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This is a question Driven to Madness

Captain Placid asks: What annoying things do significant others, workmates and other people in general do that drive you up the wall? Do you want to kill your other half over their obsessive fridge magnet collection? Driven to distraction over your manager's continued use of Comic Sans (The Font of Champions)? Tell us.

(, Thu 4 Oct 2012, 12:11)
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Difficult one
That's a bloody difficult thing to deal with, I can't imagine what that must be like. You still care about her because she's your mum, however damaged and ill she may be. Bipolar is a cruel illness, unfortunately it is characterised in part by sufferers not realising - especially when manic, that they are ill. I suffer quite badly with depression and also rather delightfully have borderline personality disorder, as a result I'm on quite a bit of medication to even things out. I have full insight into my condition and know how tough my partner can find it, being with someone who has limited or no insight must be so much tougher. You and your dad have done all you can, your mum's illness is hers to deal with, harsh as that may be.
(, Mon 8 Oct 2012, 21:26, 1 reply)
Not disagreeing with anything here.
But. And it's a biggie - you'd walk away from your mum?
(, Mon 8 Oct 2012, 23:53, closed)
Not sure if lilyputian was quite saying that
But I can understand why some children of bipolar parents would choose to walk away. I will take regular 'breathers' from my mum when she becomes too much to deal with, but these still don't lessen the impact of a bad encounter. Even though she may not realise she's doing it and it may not be her fault, she can still put you down and make you feel less than worthless. Both my sister and I grew up to be very low in self-esteem and confidence, but (quite independently, and without the other knowing) we both went through counselling to put it right. So I can understand why someone might choose to divorce their mum with that illness. You only get one life, and if someone is making that life worse without making an effort do the opposite, then it may be that you will get more out of your life without them.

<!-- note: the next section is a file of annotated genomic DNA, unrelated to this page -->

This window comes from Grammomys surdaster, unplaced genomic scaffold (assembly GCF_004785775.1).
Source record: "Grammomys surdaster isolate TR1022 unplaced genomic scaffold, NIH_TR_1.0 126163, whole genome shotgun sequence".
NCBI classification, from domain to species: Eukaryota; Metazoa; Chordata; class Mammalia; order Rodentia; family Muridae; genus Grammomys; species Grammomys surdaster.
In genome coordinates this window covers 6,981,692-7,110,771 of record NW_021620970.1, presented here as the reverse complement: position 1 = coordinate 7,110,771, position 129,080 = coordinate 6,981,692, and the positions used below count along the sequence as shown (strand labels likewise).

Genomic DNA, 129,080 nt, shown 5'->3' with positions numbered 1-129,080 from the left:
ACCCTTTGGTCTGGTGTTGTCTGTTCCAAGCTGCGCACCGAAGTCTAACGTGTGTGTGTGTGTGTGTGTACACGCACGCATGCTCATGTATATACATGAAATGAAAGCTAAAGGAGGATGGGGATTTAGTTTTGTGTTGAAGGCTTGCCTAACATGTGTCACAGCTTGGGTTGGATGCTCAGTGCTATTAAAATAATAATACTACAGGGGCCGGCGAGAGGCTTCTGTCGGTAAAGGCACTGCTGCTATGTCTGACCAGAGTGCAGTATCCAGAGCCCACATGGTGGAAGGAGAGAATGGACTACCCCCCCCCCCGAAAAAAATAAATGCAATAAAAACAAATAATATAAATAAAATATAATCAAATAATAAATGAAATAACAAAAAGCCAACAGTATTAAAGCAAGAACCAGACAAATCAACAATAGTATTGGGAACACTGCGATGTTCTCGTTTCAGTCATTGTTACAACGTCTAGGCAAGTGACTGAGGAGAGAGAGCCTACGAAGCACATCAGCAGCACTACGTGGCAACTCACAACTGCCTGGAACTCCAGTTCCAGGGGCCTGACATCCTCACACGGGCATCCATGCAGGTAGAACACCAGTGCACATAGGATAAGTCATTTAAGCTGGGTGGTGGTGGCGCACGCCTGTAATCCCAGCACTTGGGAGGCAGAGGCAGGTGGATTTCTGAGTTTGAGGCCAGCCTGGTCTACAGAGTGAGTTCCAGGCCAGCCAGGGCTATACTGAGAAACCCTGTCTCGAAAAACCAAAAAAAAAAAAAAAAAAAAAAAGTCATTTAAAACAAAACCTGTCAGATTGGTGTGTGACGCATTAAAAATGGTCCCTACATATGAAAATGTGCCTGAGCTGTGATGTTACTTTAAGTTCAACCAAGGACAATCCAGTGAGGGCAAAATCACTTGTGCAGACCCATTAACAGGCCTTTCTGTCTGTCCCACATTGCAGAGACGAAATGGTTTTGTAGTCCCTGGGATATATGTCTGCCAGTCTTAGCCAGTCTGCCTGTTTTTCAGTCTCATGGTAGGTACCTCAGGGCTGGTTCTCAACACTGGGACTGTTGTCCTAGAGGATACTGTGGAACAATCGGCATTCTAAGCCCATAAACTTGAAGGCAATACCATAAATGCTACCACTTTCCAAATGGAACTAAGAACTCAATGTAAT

That said, I couldn't leave her on her own, or have her feel that she'd been abandoned. The guilt of that would make my life much worse!
(, Tue 9 Oct 2012, 9:59, closed)
I wouldn't walk away
I wouldn't walk away Ringofyre, I was suggesting that the illness and responsibility of it is the mother's and of course any mental health services she might be engaged with. Even though it's hard children shouldn't be saddled with the responsibility of the mental illness of a parent - that's not suggesting abandon them but try to find a way of interacting with them in a manner that preserves your own sanity!
(, Tue 9 Oct 2012, 20:02, closed)
Furry muff.
How to instigate said sanity preservation while still maintaining contact & support would be the kicker I think.
Good luck to Charles if he can find that balance.
(, Tue 9 Oct 2012, 21:51, closed)

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